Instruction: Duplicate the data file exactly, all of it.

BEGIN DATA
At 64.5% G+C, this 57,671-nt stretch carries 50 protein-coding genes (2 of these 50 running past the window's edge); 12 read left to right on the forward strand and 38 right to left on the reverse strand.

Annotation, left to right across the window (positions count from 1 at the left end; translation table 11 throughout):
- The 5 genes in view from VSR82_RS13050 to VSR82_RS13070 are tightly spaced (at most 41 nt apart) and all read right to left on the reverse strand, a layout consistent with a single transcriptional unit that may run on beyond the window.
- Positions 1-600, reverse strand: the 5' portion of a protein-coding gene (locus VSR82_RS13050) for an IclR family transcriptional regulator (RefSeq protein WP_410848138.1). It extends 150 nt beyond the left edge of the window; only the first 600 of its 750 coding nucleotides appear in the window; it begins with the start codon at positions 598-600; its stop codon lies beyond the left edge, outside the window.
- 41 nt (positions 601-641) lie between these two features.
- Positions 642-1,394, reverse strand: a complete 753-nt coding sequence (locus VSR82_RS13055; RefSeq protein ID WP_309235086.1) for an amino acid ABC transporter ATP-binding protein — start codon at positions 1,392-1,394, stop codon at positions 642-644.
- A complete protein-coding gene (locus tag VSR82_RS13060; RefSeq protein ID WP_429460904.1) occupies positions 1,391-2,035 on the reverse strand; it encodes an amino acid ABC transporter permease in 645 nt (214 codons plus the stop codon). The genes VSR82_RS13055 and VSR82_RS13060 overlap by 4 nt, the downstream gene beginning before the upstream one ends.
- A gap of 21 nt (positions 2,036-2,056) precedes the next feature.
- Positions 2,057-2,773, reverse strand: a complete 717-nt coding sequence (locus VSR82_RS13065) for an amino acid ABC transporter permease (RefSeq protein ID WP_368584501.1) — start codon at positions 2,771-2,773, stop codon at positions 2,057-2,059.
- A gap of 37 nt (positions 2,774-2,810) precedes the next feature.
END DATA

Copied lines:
At 64.5% G+C, this 57,671-nt stretch carries 50 protein-coding genes (2 of these 50 running past the window's edge); 12 read left to right on the forward strand and 38 right to left on the reverse strand.

Annotation, left to right across the window (positions count from 1 at the left end; translation table 11 throughout):
- The 5 genes in view from VSR82_RS13050 to VSR82_RS13070 are tightly spaced (at most 41 nt apart) and all read right to left on the reverse strand, a layout consistent with a single transcriptional unit that may run on beyond the window.
- Positions 1-600, reverse strand: the 5' portion of a protein-coding gene (locus VSR82_RS13050) for an IclR family transcriptional regulator (RefSeq protein WP_410848138.1). It extends 150 nt beyond the left edge of the window; only the first 600 of its 750 coding nucleotides appear in the window; it begins with the start codon at positions 598-600; its stop codon lies beyond the left edge, outside the window.
- 41 nt (positions 601-641) lie between these two features.
- Positions 642-1,394, reverse strand: a complete 753-nt coding sequence (locus VSR82_RS13055; RefSeq protein ID WP_309235086.1) for an amino acid ABC transporter ATP-binding protein — start codon at positions 1,392-1,394, stop codon at positions 642-644.
- A complete protein-coding gene (locus tag VSR82_RS13060; RefSeq protein ID WP_429460904.1) occupies positions 1,391-2,035 on the reverse strand; it encodes an amino acid ABC transporter permease in 645 nt (214 codons plus the stop codon). The genes VSR82_RS13055 and VSR82_RS13060 overlap by 4 nt, the downstream gene beginning before the upstream one ends.
- A gap of 21 nt (positions 2,036-2,056) precedes the next feature.
- Positions 2,057-2,773, reverse strand: a complete 717-nt coding sequence (locus VSR82_RS13065) for an amino acid ABC transporter permease (RefSeq protein ID WP_368584501.1) — start codon at positions 2,771-2,773, stop codon at positions 2,057-2,059.
- A gap of 37 nt (positions 2,774-2,810) precedes the next feature.